Tar is a dark brown or black viscous liquid of hydrocarbons and free carbon, obtained from a wide variety of organic material. Tar is a primal material. It resembles, and is reminiscent of a viscous darkness, sticky, a vague, oppressive residue of tremendous overpowering despondency that replicates the mindfulness of being German, of the cognizance and response to childhood sexual abuse. Resurrecting the use of tar for a series of work established a poignant revelation that addressed conveying my own story in an abstracted environment. The paintings attest to my ability in addressing the challenges of my German identity in combination with my pain of sexual abuse. Non-verbally and without reference to any specific features, it has been possible to embody the essential attributes of my story whilst revealing new personal insights and public information in the process.
I also utilized black paint and charcoal in my paintings. My choice of using black acrylic and black oil paint and black charcoal, its distinguishing color with tar, was first to drain color from my palate. Pouring black tar, my manipulation by hand of that material was also important as a treatment. Black absorbs light, dominates with its absorption. Black covers over. Black assimilates light. Black has potent authoritative power as censure, of dominance because it minimizes any other color.
The painting’s title is ‘Remembering and telling the truth about terrible events are prerequisites both for the restoration of the social order and for the healing of individual victims’.
The text in stencils says: ‘To speak is to invite the stigma that attaches to victims’.
Tar, acrylic, oil, pastel and charcoal on canvas,
54 by 108 inches, 137 cm x 274 cm,
These qualities respond to dominance enacted on me as a child, as German political authorities dominated my social history, as being a sexual abuse survivor dominates my psyche. Black is the strange absence of the familiar, being separated from my homeland. It is the absence of innocence, its irrevocable death. Black is the death of millions by the Nazis that permeates my association with Germany. Black is the complex authority of my spirit as a survivor, the elegance of my grief.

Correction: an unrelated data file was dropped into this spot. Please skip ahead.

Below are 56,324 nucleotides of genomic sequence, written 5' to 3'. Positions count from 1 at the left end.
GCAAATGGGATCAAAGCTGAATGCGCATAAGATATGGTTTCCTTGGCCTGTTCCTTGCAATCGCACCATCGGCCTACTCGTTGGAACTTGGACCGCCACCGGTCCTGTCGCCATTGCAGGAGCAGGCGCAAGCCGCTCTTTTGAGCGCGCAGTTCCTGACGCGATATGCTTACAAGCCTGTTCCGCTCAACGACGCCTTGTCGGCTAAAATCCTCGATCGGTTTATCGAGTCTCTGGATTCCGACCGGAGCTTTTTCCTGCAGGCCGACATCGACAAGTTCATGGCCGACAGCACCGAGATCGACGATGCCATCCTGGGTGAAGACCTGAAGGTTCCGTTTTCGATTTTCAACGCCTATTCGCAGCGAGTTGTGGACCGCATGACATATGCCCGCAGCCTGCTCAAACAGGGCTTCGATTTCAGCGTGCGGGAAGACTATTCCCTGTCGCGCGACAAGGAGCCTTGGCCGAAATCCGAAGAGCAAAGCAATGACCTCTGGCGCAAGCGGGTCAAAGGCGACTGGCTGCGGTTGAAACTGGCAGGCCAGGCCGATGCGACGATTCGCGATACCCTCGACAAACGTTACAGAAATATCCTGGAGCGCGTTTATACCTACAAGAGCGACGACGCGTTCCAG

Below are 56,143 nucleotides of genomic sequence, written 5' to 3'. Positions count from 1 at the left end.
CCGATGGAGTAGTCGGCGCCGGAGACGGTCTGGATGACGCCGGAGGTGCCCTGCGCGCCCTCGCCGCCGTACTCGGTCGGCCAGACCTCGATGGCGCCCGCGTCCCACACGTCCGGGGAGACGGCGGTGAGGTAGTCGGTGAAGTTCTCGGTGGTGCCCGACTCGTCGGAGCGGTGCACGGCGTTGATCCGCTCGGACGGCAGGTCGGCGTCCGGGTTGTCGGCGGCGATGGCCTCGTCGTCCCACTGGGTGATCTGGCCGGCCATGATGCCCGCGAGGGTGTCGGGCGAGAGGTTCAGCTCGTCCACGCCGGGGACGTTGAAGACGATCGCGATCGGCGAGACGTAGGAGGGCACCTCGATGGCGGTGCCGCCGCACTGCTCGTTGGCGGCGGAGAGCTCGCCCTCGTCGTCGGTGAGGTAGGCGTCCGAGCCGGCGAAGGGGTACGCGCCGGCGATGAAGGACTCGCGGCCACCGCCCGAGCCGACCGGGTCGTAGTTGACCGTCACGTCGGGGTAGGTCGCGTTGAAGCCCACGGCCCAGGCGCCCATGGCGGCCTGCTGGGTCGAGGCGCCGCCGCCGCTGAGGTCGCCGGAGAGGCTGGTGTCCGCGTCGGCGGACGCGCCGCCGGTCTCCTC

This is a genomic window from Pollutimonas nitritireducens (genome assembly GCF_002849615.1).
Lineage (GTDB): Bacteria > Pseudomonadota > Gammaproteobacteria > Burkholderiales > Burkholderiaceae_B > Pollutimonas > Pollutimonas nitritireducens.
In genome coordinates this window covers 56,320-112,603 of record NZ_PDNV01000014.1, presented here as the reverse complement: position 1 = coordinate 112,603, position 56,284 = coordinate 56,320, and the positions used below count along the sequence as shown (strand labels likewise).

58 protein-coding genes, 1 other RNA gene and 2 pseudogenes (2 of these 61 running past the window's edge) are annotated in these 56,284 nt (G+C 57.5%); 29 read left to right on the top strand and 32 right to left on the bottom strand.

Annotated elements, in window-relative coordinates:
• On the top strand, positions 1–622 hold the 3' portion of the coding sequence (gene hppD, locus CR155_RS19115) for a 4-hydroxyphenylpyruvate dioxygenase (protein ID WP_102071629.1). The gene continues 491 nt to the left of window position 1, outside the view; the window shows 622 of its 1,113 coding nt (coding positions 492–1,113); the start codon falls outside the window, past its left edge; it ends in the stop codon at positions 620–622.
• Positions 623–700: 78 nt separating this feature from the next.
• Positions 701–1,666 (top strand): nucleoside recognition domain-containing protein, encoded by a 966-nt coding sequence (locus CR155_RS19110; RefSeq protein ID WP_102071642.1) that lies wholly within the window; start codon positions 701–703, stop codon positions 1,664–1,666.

In this painting ‘Atrocities refuse to be buried’I had originally intended to paint a landscape with a grandfather and a child (bottom left quarter) walking towards the horizon. Once I drew this image, I had to let go of that representation, in preference to adding a big black cloud filled with words that I would cover with tar. I question morality. I quote Marx in my text in the painting: ‘Wo Moral auftaucht, haben die Menschen die Zustaendigkeit ueber den Zusammenhang ihrer Handlungen verloren’, (Wherever morality emerges as the absolute societal ideal, it means people have lost touch with their inner conscience and have abdicated or lost a sense of personal responsibility for their actions; they become vulnerable to surrendering their volition to the ideological power that presents itself as the authority and arbiter of morality.)
Wo Moral auftaucht, haben die Menschen die Zustaendigkeit ueber den Zusammenhang ihrer Handlungen verloren’
Tar, acrylic, oil, pastel and charcoal on canvas
8’x11.5’, 96 x 138 inches, 244 x 351 cm,
The result of this painting process was the capture of emotional tenacity tempered with vulnerability. Abstraction allowed the evidence of the survival process, demonstrating how I exist as a German artist who thrives despite being a post-war German and a sexual abuse survivor. I was able to produce what I feel in paint, create abstracted feelings that are potent and universal, those of survival in adversity. It was possible to achieve this without the context of mapping place or time. My use of text on painted surfaces allows for the clutter of thoughts to be seen, show disorientation as I have felt perplexed in the overpowering throws of social injustice and abuse.
My painting previously dealt with the cogent evidential aspects of urban transformation due to politics, ethical changes, war and my lived experiences in relation to German cities that have formed my identity. Painting presides as a directive force, allowing the deepest and most challenging feelings to become visual demonstrations of impenetrable sensations.
I started to introduce text as a response to the content in some of the paintings. The red, hand-written text originates fromtexts in my childhood journal, my reflection of the non-existence of god. With stencils, I responded to my childhood writing with texts about power structures I selected from Foucault’s writing. Text seemed like the clearest means of response for me at the time I created this work. Any of the former shapes and elements in my previous painting work did not seem to correspond to my current concerns at all. There was a need to develop the essence that instigated my current approach to my work. My past maneuvered me in this direction and I needed to resolve those concerns.